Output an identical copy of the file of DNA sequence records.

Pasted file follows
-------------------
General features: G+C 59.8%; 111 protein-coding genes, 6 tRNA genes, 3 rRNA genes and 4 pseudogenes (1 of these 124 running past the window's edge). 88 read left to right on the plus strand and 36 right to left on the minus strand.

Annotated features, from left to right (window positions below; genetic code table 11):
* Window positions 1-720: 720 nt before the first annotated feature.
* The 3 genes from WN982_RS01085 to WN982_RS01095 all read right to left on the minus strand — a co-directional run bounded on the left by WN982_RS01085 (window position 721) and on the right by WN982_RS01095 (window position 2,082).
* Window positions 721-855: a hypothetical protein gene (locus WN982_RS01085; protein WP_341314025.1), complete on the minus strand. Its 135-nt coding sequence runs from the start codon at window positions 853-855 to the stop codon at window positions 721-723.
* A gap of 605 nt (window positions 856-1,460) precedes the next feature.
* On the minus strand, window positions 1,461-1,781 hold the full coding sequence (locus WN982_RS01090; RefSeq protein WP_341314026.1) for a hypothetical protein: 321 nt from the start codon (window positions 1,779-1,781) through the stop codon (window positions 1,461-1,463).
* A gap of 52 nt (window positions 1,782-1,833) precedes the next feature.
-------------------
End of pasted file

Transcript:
General features: G+C 59.8%; 111 protein-coding genes, 6 tRNA genes, 3 rRNA genes and 4 pseudogenes (1 of these 124 running past the window's edge). 88 read left to right on the plus strand and 36 right to left on the minus strand.

Annotated features, from left to right (window positions below; genetic code table 11):
* Window positions 1-720: 720 nt before the first annotated feature.
* The 3 genes from WN982_RS01085 to WN982_RS01095 all read right to left on the minus strand — a co-directional run bounded on the left by WN982_RS01085 (window position 721) and on the right by WN982_RS01095 (window position 2,082).
* Window positions 721-855: a hypothetical protein gene (locus WN982_RS01085; protein WP_341314025.1), complete on the minus strand. Its 135-nt coding sequence runs from the start codon at window positions 853-855 to the stop codon at window positions 721-723.
* A gap of 605 nt (window positions 856-1,460) precedes the next feature.
* On the minus strand, window positions 1,461-1,781 hold the full coding sequence (locus WN982_RS01090; RefSeq protein WP_341314026.1) for a hypothetical protein: 321 nt from the start codon (window positions 1,779-1,781) through the stop codon (window positions 1,461-1,463).
* A gap of 52 nt (window positions 1,782-1,833) precedes the next feature.